Paris Skyline Aims For New Heights, Or Lows?
By: Ashley Thompson
The view from atop the Eiffel Tower could change dramatically in the next five years, as plans for six skyscraper projects on the outskirts of Paris are currently in the works. Yet another project received the green light recently to begin construction inside Paris city limits – making it the first building taller than 121 feet built in Paris in the last three decades.
Respected Swiss architects Herzog & de Meuron (whose past masterpieces include Beijing’s Bird’s Nest and the de Young Museum in San Francisco) will spearhead Le Projet Triangle, a massive 600-foot-tall ultra-modern pyramid structure in southwest Paris (about five miles from the Louvre) that is so thin from the side it hardly casts a shadow. The building will hold offices, a conference center, and a 400-room hotel.
Many people see the project as a throwback to 1972, when the Tour Montparnasse, a generally detested 689-foot-tall structure, was erected, and directly resulted in the city imposing building height limits in 1977. The largest business district of Paris, La Défense, showcases multiple skyscrapers in a compact area, but it’s outside official city limits. In fact, only a handful of buildings inside Paris proper are more than 12 stories. And that’s how Parisians like it; 62 percent of residents polled say they dislike skyscrapers within the city limits, according to a poll on the World Architecture News website.
It’s a sentiment shared here in D.C., says Roger Lewis, professor emeritus of architecture at the University of Maryland and practicing urban planning consultant. Lewis has also written the Washington Post column “Shaping the City” since 1984, which focuses on urban design and planning issues. I talked to Professor Lewis about the impending growth spurt in Paris, and how it relates to L’Enfant’s original plan for Washington, D.C.
After the jump: Professor Lewis’s thoughts on Parisian expansion.
Washington and Paris are similar in that they’re both very low, open cities. Can you tell us a bit about the history and development of the D.C. Height of Buildings Act?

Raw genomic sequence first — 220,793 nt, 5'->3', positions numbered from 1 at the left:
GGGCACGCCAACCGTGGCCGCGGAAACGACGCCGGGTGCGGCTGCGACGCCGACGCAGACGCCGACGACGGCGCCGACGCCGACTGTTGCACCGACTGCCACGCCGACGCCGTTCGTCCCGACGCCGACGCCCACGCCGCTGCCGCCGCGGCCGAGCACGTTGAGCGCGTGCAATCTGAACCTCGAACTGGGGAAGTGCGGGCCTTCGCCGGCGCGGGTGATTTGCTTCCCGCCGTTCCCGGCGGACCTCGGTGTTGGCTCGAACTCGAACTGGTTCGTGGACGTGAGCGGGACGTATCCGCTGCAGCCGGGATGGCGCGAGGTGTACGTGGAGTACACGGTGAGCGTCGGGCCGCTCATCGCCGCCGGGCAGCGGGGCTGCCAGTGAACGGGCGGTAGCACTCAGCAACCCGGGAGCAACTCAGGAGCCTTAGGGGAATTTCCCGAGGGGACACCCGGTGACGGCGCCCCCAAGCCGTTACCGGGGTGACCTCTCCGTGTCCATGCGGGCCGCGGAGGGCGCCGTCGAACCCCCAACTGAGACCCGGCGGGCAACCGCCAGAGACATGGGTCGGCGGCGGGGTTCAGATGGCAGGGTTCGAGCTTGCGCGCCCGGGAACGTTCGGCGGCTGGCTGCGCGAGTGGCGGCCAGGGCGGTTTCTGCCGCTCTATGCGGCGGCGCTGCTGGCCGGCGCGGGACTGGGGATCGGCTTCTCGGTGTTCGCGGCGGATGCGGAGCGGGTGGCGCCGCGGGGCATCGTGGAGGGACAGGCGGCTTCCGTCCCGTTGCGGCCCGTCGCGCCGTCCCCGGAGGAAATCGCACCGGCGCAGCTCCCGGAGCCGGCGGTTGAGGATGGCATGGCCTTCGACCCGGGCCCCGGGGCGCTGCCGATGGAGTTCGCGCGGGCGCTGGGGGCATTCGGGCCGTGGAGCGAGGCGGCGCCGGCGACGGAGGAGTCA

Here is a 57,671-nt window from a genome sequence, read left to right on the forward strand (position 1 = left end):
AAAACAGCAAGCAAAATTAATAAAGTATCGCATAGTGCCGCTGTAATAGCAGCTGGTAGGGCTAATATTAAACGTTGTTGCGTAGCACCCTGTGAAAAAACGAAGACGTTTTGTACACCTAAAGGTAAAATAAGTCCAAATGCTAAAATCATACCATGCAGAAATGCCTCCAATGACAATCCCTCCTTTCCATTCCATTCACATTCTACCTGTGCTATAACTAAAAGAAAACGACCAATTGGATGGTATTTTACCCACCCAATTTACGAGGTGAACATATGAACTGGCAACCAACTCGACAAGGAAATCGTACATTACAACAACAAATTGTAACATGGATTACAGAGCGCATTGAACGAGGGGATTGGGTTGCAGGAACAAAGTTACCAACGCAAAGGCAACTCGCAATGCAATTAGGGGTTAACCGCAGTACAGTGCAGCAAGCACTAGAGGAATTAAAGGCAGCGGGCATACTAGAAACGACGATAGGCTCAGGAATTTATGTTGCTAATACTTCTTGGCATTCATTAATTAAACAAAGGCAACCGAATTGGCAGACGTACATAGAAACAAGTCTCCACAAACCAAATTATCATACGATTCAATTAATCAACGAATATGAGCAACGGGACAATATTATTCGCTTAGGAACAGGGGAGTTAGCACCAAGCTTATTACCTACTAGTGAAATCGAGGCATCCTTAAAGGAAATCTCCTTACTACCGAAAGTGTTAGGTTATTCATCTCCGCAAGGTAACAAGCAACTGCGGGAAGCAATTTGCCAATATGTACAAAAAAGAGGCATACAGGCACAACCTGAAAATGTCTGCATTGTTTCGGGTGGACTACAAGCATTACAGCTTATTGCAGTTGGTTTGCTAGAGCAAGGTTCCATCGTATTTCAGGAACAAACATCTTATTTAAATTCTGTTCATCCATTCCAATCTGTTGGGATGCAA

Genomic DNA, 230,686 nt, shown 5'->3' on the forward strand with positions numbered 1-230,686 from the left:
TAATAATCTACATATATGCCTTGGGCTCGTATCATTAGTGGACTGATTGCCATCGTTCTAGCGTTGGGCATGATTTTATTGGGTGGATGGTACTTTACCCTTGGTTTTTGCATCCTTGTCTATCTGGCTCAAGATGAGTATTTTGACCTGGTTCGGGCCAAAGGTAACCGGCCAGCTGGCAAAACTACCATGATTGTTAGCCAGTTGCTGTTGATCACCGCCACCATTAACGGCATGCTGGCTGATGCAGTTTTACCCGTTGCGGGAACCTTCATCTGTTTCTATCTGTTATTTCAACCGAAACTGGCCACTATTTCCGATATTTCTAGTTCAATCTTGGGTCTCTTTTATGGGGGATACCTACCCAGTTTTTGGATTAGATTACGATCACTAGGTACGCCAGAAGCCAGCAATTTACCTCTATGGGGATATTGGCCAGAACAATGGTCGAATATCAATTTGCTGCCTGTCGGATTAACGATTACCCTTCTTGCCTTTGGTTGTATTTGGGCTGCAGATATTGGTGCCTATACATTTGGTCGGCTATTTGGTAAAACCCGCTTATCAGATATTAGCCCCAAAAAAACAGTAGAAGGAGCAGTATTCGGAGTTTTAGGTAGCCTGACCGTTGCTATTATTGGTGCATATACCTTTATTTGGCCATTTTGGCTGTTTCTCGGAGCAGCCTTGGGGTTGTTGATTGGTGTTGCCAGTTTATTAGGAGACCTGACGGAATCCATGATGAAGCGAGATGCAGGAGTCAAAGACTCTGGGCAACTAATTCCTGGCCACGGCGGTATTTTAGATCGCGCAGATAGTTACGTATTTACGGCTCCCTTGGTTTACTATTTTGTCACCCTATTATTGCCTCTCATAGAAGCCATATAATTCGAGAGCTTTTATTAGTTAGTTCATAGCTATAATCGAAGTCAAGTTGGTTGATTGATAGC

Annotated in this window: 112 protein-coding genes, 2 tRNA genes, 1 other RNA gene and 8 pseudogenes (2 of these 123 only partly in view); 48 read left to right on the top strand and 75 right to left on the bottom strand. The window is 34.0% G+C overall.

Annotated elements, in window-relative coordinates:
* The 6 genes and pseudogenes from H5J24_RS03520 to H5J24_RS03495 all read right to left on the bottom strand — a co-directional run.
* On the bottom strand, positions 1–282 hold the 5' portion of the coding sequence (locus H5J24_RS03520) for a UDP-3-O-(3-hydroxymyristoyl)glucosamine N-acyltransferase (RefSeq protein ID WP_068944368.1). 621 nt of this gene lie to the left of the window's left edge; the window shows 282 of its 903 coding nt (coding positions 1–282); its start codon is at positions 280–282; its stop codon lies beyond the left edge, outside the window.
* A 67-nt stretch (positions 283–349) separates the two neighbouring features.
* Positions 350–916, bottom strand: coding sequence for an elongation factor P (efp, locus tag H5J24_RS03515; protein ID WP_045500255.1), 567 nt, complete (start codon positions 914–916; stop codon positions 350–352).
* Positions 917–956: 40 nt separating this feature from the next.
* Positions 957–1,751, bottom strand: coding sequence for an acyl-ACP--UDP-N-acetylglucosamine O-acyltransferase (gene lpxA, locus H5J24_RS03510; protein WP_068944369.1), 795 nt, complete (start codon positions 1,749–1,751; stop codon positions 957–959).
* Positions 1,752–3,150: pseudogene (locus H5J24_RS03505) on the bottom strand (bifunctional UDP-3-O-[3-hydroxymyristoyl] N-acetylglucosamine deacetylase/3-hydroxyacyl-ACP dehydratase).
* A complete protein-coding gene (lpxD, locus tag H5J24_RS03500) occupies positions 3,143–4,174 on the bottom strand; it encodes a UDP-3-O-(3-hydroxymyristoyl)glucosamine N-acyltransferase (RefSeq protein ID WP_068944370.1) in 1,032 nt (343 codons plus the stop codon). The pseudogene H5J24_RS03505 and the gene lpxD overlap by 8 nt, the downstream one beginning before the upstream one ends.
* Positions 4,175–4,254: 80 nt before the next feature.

When the city was first planned in the early 19th century, the leaders always envisioned it would be somewhat like Paris, low in scale. In several American cities, you started to see a change at the end of the 19th century, with the advent of the “curtain wall” construction and technology. But D.C. remained low to the ground.
But at the tail end of the 19th century, construction of the Cairo building on 16th and Q Streets caused alarm. It was built in a neighborhood of row houses, no more than four stories tall. It was 12 stories, and two or three times taller than anything around it. People thought, “Wait a minute, this is not a good idea.” Because of the Cairo, the city decided it needed to limit the height of buildings. That led, in 1910, to the government passing the Height of Buildings Act. And they did it according to street widths. Buildings cannot be any higher than the width of the street it’s on, plus 20 feet. This allows for lots of air and tree growth because the sun can still shine through.
What are the main reasons why these projects are being proposed now in Paris?
Money. It’s economics. The value of real estate is directly related to how much building space there is. If I own a piece of land, and I can only build 10 stories up, that land is not worth as much if you could build 20 stories on it. What’s happening in Paris is the same sentiment as in D.C.